Tradwife

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A Tradwife refers to a woman who fulfills a traditional gender role, and is based on two variations of the theme: #Tradwife-1 is based on equitable labor division and commensurate value of husband and wife, and #Tradwife-2 which is based on Western middle-class femininity of the mid twentieth century which values wives' security and comfort more highly than that of husbands, as symbolized in the 1950s housewife.[1][2] TradWives represent a growing movement of women who promote ultra-traditional gender roles, advocating or demonstrating a return to traditional gender roles as a way to reverse the ill effects of feminism. These two models, argue the advocates of traditional gender roles, create a delicate but eminently workable balance that has stood the test of time.

Tradwife-1 (non-gynocentric)

Tradwife-1 mirrors a pre-industrial model consisting usually of non-gynocentric forms of traditionalism. It advocates a mixture of separate gender roles mixed with some role-sharing as might be seen on a traditional farm or homestead. This model assumes a commensurate valuing, interpersonal devotion, and labor contribution of husband and wife. [3]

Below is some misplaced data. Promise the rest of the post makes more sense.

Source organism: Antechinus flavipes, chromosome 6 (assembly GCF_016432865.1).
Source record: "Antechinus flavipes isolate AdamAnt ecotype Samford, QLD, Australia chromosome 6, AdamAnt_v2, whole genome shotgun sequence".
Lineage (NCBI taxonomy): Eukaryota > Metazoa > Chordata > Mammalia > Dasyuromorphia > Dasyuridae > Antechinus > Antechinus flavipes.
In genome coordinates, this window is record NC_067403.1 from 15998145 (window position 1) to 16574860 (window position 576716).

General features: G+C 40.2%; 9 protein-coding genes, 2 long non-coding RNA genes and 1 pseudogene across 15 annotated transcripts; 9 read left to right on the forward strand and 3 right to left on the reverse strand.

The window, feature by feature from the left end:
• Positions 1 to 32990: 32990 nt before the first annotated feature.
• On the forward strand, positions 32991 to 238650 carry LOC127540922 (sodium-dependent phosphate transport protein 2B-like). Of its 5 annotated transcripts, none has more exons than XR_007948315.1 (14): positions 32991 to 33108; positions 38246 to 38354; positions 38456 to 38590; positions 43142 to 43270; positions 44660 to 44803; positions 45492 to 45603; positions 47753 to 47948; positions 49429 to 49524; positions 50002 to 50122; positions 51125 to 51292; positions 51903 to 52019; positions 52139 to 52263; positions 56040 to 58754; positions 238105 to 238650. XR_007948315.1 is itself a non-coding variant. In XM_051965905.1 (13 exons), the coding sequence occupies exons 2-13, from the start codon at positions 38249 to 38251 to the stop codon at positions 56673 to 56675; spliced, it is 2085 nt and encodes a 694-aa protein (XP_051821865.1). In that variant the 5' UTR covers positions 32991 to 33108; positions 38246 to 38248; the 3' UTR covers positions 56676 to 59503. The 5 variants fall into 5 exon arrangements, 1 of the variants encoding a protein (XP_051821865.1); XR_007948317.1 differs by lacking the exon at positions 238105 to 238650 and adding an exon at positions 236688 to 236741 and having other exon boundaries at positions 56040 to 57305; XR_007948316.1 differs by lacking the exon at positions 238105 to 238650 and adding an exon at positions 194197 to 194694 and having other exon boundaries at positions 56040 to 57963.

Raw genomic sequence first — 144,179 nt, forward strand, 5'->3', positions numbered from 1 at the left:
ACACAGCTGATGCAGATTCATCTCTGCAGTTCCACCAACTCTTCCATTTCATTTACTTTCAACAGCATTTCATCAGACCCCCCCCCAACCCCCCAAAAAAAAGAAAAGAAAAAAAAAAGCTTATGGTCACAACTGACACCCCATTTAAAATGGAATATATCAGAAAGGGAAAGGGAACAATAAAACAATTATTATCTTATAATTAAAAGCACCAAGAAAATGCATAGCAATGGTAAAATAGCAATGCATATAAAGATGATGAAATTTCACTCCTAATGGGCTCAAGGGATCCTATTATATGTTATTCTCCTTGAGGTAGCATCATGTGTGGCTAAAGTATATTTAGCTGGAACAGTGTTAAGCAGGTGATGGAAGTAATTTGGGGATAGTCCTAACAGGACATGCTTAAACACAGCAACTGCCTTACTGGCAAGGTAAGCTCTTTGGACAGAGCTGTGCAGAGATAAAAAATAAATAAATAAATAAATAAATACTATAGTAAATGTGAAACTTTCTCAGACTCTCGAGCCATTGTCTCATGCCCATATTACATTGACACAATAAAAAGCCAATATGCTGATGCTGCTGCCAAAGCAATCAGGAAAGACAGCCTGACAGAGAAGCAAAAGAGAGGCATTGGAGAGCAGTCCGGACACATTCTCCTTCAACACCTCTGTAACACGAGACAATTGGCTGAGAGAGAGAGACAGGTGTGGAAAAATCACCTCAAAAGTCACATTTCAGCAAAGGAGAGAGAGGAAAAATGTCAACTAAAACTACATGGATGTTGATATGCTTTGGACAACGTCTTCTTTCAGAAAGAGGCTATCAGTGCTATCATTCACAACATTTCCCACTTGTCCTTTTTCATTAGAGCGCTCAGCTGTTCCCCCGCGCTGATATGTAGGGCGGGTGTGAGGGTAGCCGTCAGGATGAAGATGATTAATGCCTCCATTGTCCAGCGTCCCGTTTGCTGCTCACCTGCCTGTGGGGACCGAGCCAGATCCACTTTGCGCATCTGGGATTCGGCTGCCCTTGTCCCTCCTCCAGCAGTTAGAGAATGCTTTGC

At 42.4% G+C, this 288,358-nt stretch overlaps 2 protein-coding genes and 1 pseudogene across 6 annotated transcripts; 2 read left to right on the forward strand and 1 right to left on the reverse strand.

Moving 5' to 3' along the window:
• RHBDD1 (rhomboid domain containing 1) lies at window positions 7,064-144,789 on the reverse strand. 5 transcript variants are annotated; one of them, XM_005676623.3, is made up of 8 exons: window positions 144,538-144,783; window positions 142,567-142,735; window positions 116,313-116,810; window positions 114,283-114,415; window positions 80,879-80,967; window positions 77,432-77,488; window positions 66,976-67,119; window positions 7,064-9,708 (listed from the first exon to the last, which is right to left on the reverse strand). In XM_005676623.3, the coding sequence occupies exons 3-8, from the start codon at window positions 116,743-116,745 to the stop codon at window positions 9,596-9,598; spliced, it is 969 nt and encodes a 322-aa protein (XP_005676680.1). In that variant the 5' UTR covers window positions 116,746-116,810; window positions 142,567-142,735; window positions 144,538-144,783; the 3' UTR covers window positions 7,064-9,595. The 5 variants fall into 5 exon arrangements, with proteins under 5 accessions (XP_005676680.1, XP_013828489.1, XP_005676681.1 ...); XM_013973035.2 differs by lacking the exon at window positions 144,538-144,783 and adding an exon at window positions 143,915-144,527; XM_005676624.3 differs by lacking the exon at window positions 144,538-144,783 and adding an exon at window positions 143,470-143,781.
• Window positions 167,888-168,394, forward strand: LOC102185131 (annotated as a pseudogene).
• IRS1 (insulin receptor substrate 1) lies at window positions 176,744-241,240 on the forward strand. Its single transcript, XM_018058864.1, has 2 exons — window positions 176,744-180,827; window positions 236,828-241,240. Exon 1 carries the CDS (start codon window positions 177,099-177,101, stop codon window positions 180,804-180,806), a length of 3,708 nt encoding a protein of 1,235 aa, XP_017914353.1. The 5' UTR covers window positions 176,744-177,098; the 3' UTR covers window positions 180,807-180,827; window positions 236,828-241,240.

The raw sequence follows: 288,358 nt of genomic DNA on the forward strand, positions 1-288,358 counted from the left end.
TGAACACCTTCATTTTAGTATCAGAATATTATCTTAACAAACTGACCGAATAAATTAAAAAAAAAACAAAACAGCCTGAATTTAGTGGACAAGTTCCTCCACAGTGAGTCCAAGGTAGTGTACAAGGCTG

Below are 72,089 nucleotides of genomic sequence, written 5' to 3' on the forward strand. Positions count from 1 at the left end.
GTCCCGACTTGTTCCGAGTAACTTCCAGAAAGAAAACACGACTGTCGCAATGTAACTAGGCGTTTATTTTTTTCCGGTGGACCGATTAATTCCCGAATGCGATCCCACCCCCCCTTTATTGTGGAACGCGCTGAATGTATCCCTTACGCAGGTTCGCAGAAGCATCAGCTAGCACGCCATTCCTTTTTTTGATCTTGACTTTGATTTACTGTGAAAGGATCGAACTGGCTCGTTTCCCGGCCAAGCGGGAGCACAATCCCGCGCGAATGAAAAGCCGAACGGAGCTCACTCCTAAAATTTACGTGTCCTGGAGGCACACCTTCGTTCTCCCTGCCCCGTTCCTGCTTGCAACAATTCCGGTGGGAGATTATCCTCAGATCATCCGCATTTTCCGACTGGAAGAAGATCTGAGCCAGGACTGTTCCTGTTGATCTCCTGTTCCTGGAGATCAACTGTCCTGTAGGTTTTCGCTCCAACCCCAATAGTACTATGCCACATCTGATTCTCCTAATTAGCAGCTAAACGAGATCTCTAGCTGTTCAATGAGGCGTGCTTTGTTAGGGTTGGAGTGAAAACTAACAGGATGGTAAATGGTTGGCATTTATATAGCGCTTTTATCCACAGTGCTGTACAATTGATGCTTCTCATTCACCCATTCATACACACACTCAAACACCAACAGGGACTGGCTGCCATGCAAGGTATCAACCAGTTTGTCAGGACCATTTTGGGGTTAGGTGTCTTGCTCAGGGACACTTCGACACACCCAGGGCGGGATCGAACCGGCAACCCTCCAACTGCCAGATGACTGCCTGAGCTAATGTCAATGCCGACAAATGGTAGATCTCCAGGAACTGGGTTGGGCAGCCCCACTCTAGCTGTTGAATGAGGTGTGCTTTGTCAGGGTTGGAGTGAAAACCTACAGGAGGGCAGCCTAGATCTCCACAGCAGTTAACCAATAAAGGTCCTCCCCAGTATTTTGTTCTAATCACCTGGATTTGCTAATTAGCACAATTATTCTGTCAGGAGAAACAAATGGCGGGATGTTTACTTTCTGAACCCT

Tradwife-2 (gynocentric)

The #Tradwife-2 aligns more with the industrial-era model of family and is promoted by advocates of a traditional gynocentrism, in which the wife's needs or wants are generally prioritized over those of her husband. In this model, men and women are called to adhere to strict ‘gender roles’ with the husband functioning as superficial or symbolic 'head of household' who protects the wife and labors to earn all the money, while she makes babies, apple pies, keeps the house clean. The model of the #Tradwife-2 is what many people refer to as the ‘two-spheres doctrine’ in which men and women are apportioned sovereignty over different realms – he over the political and labor realms, and she over the domestic and social realms.[4]

The four relationship models

Below are the four relationship models alluded to in Peter Wright's introductory article:[5]

Relationship models.

See Also

References